30th July 2017
Recent soundbites from Washington give cause for concern about the prospects for peaceful resolution of conflicts in the Middle East, says JANE GREEN
On May 21 Donald Trump, during his first international trip as President, delivered from Riyadh, Saudi Arabia, what was billed as a “speech to the Muslim world.”
It was significant in itself that Trump had chosen the Saudi dictatorship as his first port of call overseas. It was still more significant that, in a speech that pitched the fight against terrorism as a struggle between good and evil, Trump should play to the Saudi gallery and cast Iran as the regional bad guy.
Trump started his tirade by saying: “Starving terrorists of their territory, their funding, and the false allure of their craven ideology, will be the basis for defeating them. But no discussion of stamping out this threat would be complete without mentioning the government that gives terrorists all three — safe harbour, financial backing and the social standing needed for recruitment. It is a regime that is responsible for so much instability in the region. I am speaking of course of Iran.”
He went on to condemn Iran’s role in supporting President Bashar al-Assad in Syria, though no mention of the illegal Nato intervention in that country was made. Nor did the Saudis’ support for Isis get a mention.
Instead Trump played the populist card, appealing to the needs of the Iranian people, saying: “The Iranian regime’s longest-suffering victims are its own people. Iran has a rich history and culture, but the people of Iran have endured hardship and despair under their leaders’ reckless pursuit of conflict and terror.
“Until the Iranian regime is willing to be a partner for peace, all nations of conscience must work together to isolate Iran, deny it funding for terrorism, and pray for the day when the Iranian people have the just and righteous government they deserve.”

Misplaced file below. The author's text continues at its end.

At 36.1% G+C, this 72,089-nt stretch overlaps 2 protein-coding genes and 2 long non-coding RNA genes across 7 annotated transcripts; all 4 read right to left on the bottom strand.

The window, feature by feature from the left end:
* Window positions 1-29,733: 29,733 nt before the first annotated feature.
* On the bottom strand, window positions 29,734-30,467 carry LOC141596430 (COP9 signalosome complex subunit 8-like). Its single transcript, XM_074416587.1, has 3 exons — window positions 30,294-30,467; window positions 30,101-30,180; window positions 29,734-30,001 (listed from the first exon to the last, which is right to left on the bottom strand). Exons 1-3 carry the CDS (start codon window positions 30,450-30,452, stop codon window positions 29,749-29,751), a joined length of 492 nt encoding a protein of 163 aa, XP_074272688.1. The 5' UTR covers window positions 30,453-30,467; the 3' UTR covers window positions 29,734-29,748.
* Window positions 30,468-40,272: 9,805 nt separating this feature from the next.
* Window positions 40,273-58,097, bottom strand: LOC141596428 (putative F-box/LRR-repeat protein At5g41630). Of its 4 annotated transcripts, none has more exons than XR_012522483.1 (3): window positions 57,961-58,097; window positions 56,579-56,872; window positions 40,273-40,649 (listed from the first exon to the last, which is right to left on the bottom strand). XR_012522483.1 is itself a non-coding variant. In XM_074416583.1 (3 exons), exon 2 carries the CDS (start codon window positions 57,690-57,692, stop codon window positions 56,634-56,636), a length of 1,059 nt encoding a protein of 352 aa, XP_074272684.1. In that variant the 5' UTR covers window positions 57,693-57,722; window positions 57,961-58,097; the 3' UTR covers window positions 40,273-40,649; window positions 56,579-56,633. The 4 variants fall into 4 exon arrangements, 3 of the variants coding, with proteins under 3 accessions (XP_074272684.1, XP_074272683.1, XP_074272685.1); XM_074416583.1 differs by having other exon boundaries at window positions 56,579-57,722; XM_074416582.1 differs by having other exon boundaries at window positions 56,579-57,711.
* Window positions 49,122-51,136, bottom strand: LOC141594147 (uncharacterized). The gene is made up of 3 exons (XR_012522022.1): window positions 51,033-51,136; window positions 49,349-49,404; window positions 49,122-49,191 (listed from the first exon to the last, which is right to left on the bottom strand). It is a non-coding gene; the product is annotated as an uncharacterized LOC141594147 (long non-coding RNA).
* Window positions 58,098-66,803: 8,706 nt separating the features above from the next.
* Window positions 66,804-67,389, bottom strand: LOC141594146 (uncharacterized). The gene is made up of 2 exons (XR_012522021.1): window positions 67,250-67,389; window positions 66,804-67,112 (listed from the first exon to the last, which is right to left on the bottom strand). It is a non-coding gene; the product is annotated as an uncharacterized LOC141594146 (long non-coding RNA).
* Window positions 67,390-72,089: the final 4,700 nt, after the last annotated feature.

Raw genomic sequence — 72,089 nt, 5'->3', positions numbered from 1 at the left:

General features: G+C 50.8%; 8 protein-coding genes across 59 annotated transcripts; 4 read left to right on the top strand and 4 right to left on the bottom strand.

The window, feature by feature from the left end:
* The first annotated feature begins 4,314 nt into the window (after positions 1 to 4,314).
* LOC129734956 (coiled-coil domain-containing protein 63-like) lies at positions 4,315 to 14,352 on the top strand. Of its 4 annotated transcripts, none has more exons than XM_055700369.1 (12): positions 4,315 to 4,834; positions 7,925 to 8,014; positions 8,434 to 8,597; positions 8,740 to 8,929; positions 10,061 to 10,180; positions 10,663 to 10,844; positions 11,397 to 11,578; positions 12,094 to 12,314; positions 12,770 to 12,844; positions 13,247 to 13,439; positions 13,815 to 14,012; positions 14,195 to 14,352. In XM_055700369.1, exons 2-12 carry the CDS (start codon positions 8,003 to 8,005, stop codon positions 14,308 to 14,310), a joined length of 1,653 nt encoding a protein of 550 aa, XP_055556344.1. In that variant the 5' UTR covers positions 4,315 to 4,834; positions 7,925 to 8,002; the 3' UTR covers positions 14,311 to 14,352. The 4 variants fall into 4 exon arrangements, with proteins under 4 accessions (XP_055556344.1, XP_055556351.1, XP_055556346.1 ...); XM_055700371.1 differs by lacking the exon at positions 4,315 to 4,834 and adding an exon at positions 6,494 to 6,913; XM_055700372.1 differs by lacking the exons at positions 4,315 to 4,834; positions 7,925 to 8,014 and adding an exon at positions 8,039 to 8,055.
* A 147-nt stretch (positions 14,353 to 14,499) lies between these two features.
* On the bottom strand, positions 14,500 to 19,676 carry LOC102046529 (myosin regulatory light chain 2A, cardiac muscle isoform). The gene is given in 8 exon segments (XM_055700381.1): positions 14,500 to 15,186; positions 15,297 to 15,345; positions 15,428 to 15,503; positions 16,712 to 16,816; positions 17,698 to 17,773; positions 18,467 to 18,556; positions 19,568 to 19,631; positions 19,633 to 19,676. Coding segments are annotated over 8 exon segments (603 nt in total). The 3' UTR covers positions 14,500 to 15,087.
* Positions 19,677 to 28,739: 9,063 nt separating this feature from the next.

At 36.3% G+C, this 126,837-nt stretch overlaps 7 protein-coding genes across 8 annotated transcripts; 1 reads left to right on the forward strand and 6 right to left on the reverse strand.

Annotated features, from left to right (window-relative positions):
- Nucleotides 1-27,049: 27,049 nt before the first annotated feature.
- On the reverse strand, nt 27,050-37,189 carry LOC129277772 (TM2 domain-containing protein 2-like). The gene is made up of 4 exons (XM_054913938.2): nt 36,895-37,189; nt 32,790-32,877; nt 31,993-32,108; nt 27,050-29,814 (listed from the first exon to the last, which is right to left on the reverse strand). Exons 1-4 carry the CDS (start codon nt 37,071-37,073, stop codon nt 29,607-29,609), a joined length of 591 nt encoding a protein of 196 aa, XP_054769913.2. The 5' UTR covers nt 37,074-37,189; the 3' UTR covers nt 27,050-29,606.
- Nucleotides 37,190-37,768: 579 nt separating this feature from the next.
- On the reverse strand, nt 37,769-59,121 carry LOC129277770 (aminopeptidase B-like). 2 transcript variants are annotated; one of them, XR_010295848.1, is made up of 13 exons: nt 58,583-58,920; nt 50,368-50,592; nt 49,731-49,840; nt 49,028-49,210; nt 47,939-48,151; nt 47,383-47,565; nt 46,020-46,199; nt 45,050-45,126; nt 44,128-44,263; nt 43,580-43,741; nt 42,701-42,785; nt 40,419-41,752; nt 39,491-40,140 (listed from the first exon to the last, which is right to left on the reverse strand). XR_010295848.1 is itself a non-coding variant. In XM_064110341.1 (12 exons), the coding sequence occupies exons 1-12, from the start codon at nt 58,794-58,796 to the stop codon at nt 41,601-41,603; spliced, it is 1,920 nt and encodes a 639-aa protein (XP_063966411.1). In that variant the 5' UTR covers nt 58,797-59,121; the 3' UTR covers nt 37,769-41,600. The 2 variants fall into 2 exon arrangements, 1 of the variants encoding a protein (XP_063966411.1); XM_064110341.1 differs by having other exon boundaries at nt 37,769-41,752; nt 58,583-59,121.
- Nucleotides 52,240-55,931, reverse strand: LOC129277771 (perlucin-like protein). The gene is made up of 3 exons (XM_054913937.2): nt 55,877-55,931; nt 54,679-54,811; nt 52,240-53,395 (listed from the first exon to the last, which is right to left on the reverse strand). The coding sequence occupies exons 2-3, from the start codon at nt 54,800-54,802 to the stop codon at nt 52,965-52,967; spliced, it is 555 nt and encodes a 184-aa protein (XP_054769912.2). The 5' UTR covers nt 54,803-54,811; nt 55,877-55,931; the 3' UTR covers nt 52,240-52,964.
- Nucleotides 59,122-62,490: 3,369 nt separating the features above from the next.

The sudden conversion of the US to a defender of the Iranian people will come as a surprise to solidarity organisations and human rights activists across the world.
The Committee for the Defence of the Iranian People’s Rights (Codir), along with others, have been fighting a long battle to persuade Western leaders to condemn the human rights record of the Islamic Republic and to bring pressure to bear on the regime to allow free and independent trade union and political activity.
Trump is clearly shedding crocodile tears over the fate of the Iranian people. Even the 5+1 (China, France, Russia, UK, US plus Germany) nuclear deal — negotiated before Trump came to office — did not place any obligations on the Iranian government to clean up its human rights record.
The US president is on record as saying that the deal is too soft on Iran, therefore, any change he initiates is unlikely to improve the lot of the ordinary people of Iran.
Only three weeks after Trump’s Riyadh speech US Secretary of State Rex Tillerson, when questioned at the House of Representatives foreign affairs committee, stated: “Well our Iranian policy is under development. It’s not yet been delivered to the president, but I would tell you that we certainly recognise Iran’s continued destabilising presence in the region, their financing of foreign fighters, their export of militia forces in Syria, in Iraq, in Yemen, their support for Hezbollah. And we are taking action to respond to Iran’s hegemony. Additional sanctions have been put in place against individuals and others.”